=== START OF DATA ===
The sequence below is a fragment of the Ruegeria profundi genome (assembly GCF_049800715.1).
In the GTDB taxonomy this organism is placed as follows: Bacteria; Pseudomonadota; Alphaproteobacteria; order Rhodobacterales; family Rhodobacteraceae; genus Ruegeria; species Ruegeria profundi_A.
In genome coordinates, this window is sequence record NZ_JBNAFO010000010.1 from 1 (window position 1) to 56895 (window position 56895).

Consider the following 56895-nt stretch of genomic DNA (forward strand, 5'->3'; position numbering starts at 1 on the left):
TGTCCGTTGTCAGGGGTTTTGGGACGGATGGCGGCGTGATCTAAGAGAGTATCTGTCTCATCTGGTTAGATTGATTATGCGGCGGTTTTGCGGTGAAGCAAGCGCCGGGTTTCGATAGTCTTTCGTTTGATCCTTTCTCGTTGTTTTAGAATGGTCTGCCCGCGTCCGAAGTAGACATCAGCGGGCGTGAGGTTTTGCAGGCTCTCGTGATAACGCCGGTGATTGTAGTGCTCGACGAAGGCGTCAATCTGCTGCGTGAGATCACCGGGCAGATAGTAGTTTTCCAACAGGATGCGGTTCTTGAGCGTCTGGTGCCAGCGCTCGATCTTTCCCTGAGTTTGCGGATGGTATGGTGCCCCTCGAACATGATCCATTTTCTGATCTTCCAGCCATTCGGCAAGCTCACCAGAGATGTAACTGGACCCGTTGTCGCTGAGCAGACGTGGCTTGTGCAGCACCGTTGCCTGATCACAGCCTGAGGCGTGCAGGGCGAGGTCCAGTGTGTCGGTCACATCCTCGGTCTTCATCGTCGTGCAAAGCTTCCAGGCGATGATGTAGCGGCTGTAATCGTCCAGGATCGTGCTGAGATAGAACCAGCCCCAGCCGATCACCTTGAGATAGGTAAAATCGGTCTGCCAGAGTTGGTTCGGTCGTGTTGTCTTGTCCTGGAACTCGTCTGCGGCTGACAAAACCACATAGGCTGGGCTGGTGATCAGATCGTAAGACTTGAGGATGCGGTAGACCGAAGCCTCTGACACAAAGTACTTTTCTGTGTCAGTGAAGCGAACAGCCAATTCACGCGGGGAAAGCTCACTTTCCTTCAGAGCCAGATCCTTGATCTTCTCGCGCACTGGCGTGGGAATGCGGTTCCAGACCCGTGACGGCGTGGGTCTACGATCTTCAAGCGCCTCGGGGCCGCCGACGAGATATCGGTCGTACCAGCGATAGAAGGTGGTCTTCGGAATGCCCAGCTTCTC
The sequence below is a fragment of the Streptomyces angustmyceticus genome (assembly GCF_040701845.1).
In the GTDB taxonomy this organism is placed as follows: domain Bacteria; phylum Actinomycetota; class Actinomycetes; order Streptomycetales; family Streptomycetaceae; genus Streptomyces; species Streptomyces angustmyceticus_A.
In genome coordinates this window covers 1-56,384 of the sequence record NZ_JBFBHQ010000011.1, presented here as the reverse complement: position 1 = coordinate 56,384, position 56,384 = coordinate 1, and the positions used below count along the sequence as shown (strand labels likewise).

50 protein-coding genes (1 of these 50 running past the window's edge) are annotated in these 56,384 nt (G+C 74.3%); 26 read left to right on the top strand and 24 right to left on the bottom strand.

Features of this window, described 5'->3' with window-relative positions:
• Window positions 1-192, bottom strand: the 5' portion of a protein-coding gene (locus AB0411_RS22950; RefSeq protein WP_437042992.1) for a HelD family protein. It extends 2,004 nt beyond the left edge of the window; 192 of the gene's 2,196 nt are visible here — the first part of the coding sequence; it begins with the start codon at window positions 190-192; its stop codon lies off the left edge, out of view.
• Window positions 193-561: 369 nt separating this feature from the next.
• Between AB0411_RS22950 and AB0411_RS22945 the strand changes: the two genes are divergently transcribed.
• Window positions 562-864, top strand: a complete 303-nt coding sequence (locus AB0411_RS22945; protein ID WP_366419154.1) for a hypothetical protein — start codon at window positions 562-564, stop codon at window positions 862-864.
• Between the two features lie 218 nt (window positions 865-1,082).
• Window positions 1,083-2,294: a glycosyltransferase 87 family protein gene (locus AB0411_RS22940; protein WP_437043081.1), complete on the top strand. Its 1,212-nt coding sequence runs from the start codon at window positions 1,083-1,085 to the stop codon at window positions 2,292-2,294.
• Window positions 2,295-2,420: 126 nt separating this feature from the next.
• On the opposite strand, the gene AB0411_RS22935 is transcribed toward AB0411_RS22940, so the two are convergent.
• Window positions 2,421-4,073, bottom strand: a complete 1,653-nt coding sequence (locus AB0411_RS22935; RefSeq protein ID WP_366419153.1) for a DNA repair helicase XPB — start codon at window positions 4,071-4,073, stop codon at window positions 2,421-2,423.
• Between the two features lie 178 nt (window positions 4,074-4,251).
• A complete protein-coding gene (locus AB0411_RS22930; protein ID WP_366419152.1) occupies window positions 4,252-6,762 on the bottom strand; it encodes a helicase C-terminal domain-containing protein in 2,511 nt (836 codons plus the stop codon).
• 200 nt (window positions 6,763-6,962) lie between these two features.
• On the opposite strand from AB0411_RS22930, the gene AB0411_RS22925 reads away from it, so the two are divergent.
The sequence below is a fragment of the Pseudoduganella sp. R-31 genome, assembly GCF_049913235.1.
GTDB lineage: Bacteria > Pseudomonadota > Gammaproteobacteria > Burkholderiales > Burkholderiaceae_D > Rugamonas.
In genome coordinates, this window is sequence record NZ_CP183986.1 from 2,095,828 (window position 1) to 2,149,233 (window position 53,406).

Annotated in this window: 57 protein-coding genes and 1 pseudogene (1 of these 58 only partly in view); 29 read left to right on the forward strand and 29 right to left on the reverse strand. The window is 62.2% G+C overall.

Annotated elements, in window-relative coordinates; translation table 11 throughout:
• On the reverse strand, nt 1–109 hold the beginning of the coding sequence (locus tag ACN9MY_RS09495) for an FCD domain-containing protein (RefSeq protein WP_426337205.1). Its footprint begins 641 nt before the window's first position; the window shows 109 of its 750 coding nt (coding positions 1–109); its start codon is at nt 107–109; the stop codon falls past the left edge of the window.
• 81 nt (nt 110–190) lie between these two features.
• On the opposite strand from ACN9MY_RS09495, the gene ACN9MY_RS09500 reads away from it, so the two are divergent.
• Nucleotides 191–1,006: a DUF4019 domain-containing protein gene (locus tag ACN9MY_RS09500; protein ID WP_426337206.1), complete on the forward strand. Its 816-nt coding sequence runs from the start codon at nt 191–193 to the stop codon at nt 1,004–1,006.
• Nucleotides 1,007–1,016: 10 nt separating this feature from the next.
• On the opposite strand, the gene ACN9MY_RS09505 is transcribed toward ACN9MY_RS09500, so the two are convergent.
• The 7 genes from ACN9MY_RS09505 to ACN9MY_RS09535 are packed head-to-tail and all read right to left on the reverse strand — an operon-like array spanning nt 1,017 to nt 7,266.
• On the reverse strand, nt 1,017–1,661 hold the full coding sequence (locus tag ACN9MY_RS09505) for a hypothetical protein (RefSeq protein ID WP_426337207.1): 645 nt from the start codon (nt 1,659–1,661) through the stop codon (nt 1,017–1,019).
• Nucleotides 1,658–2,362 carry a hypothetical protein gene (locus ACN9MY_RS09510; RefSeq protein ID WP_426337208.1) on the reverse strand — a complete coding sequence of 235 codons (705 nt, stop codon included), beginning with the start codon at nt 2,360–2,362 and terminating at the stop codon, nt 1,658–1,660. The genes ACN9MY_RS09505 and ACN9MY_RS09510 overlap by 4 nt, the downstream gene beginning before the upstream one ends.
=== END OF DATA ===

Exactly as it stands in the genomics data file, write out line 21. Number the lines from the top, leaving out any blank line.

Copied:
• A complete protein-coding gene (locus AB0411_RS22930; protein ID WP_366419152.1) occupies window positions 4,252-6,762 on the bottom strand; it encodes a helicase C-terminal domain-containing protein in 2,511 nt (836 codons plus the stop codon).